The Groix & Belle-Île pilot wind farm was selected as winner of the ADEME’s EOLFLO call for projects. It is overseen by the company Ferme Eolienne Flottante de Groix & Belle-Île which brings together EOLFI, CGN Europe Energy, and the Caisse des Dépôts et Consignation. The pilot farm is a floating technology demonstrator that comprises four wind turbines that will generate around 90 GWh, equivalent to electricity consumption levels for 46,000 inhabitants per year, meaning nearly 80% of the town of Lorient. The pilot farm will be connected to the grid at the Kerhellegant substation in Plouharnel. The project is backed by Investissements d’Avenir via the ADEME’s ‘demonstrators for ecological and energy transition’ scheme.


After consulting with all stakeholders (local councillors, governmental departments, coastal workers, socio-professional and association representatives), the Conférence Régionale Mer et Littoral de Bretagne (Brittany’s Regional Sea & Coast Conference) and the ADEME selected the Groix & Belle-Île floating wind site. The Groix & Belle-Île floating wind turbine site emerged as the ideal sector in which to establish the pilot farm for the following reasons:

  • The sector is representative of sea conditions across most of the global floating wind turbine market
  • Existing infrastructures in western France capable of accommodating the site (Lorient for maintenance, Brest for part assembly, etc.)
  • Proximity to the coastline for ease of maintenance

In addition, renewable marine energy projects such as the Groix & Belle-Île and Saint-Brieuc floating wind turbine sites will help secure Brittany’s electricity supplies. The site selected for the four wind turbines is located in the centre of a 17 km² sector, approved by the Conférence Régionale Mer et Littoral de Bretagne. This more restricted perimeter offers greater compatibility with sea uses and reduces the impact on the marine environment.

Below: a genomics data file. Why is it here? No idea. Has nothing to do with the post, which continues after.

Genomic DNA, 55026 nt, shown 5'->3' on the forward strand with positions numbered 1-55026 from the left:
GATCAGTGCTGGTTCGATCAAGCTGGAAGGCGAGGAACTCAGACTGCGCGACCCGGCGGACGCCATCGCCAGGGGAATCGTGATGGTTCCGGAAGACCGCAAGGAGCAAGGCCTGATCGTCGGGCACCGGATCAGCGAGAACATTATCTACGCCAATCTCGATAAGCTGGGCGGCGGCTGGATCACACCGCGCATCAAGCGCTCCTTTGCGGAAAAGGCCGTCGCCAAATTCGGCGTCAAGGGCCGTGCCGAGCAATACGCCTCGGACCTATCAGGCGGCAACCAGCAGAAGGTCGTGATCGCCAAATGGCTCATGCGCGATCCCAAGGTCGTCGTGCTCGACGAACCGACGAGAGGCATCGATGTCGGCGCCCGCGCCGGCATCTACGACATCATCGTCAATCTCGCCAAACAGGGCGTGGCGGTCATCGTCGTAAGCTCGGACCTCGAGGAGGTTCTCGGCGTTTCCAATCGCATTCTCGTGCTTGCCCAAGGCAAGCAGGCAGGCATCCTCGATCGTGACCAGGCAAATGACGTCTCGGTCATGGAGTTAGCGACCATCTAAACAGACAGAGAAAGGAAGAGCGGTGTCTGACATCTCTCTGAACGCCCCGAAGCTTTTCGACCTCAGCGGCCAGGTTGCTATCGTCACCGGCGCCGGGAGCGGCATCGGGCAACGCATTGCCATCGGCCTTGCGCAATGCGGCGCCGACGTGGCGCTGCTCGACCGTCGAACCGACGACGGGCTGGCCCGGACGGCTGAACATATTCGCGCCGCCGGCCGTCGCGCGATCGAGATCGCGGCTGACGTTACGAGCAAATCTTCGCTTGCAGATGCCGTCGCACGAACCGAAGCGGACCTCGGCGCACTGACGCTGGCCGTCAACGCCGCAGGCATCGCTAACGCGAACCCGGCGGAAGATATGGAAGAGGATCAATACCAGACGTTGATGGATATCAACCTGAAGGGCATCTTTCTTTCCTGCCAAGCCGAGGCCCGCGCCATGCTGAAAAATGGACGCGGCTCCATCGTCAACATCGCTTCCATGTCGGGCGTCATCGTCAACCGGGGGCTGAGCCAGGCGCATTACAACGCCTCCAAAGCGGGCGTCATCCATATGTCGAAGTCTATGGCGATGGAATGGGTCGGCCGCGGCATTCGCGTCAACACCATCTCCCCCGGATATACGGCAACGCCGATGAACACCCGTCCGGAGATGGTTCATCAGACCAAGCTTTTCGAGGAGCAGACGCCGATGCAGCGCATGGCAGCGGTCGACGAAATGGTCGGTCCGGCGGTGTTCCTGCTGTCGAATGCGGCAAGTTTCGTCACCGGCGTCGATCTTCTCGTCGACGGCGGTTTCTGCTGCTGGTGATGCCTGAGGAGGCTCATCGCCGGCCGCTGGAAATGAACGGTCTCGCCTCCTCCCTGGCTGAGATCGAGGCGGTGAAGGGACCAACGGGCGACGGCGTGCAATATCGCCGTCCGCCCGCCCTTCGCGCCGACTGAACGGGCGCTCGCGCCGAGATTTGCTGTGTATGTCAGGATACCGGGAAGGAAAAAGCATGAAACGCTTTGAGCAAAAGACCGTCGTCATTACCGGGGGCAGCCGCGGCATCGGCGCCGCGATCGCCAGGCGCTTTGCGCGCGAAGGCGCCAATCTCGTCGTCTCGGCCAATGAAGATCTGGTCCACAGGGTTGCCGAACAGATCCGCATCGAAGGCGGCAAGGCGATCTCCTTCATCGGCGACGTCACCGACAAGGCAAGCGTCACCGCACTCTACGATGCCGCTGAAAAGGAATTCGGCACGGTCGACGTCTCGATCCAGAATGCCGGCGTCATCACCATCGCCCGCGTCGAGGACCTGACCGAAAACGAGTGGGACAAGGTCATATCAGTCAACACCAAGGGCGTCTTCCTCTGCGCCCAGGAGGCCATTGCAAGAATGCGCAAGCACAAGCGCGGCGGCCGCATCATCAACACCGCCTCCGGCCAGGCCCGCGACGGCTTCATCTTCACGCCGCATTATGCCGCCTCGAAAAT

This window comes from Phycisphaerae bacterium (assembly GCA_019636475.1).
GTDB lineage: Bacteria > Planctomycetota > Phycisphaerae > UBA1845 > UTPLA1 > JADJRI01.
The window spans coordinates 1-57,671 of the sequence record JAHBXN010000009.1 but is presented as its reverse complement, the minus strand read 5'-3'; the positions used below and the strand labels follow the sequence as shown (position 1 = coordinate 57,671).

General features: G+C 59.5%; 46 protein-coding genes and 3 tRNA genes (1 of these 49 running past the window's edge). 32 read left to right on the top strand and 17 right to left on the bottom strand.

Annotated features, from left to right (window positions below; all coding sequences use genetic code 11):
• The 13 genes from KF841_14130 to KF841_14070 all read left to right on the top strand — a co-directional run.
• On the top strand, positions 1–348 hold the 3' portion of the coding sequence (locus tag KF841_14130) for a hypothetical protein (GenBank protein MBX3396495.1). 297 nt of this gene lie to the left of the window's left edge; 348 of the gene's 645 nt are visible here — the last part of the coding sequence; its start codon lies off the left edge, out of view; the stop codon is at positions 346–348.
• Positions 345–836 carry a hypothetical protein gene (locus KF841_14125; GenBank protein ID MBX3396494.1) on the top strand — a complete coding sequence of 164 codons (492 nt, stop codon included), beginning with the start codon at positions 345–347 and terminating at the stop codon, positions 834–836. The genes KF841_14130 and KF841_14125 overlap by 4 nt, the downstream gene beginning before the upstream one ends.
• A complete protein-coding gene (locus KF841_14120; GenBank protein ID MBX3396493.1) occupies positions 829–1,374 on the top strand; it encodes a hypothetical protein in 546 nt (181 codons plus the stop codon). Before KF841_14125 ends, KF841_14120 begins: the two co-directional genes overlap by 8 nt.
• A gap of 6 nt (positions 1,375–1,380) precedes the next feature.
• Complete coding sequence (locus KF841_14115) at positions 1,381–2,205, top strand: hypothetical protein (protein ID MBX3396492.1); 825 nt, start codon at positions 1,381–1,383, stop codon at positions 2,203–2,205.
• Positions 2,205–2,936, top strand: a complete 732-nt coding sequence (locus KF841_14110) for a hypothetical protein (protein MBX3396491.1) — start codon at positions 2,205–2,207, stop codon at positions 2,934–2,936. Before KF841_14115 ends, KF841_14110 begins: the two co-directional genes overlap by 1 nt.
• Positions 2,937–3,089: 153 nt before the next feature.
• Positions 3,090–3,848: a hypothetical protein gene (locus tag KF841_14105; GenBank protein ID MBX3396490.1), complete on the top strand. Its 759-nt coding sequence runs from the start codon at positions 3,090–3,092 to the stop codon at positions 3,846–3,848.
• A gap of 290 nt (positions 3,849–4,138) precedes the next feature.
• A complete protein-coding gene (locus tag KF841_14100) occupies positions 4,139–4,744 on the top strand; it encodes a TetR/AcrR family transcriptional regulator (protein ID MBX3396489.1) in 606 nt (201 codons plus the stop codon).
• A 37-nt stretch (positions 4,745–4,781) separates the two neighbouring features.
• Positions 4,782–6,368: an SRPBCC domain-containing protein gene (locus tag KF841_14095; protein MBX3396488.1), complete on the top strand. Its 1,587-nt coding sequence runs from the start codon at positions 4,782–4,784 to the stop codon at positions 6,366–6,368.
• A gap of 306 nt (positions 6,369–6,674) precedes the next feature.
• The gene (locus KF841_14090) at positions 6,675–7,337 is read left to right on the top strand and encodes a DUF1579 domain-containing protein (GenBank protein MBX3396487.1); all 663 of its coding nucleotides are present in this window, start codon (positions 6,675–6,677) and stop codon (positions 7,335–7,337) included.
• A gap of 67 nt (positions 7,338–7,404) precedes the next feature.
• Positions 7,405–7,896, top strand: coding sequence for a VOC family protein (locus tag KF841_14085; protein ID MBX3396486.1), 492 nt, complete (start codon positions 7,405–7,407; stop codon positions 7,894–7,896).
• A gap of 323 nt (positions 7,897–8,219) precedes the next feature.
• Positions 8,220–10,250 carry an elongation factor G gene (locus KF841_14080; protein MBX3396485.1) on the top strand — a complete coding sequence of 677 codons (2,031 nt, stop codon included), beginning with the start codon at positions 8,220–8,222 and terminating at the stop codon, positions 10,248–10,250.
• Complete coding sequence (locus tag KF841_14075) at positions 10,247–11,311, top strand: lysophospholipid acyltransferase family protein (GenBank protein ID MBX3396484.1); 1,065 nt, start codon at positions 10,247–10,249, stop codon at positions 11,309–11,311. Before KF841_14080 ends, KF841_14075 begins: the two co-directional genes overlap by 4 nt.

Technical choice

The wind turbine float developed by Naval Energies comprises four cylindrical steel columns designed to ensure buoyancy for the concrete baseplate that stabilises the structure. This float is anchored to the seabed with six anchor lines to hold the wind turbine in place and prevent drifting. The wind turbine developed by GE RENEWABLE ENERGY has a capacity of 6 MW equivalent to the electricity needs of 5,000 households. Several technological innovations have been implemented to adapt the wind turbine to a floating environment.

Electrical connection

The corridor to be used to connect the wind farm is due to be approved on March 22nd, 2017, during a plenary meeting to be chaired by the Prefect of Morbihan and attended by all those involved in this collaborative project.

The electricity generated by the wind turbines will be injected into the grid at the Kerhellegant substation in the local council of Plouharnel. The landing for the underwater connection will be built in the Kerhillio area in the town of Erdeven, around 4km away from the existing Kerhellegant substation.

The Groix & Belle-Île floating wind site will be connected to the public electricity transmission network by underwater and underground connections.

Underwater connection

The underwater connection features a single tri-cable submarine cable covered by a protective sheath. Depending on the nature of the seabed, and to ensure complete safety and security throughout works, the latter will be embedded in marine sediment where possible. If embedding is not possible, the connection may be protected with rockfill, concrete slabs or cast-iron ballasting shells.

Underground connection

The underground connection will run from the landing manhole and comprise three separate cables in sheaths, buried in underground trenches measuring around 1.50 metres deep.

Grid connection and environment

The corridor chosen for the underwater cable measures around 28km long. Studies conducted in July 2018 established a route that circumvents rocky areas leading to the coast, and should make it possible to embed the cable all the way up to the landing point on Kerhillio beach. Embedding is a cable protection technique with minimal impact on the environment. It also has the advantage of ensuring fishing activity can be maintained across the connection perimeter. The manhole (connection point between the underwater and underground cables) will be set up beneath an area that has already been built over, around the beach’s car park. The underground connection will extend over approximately 4.5km to the RTE station at Kerhellegant, and will mostly follow existing roads, therefore having no impact on the natural environment.





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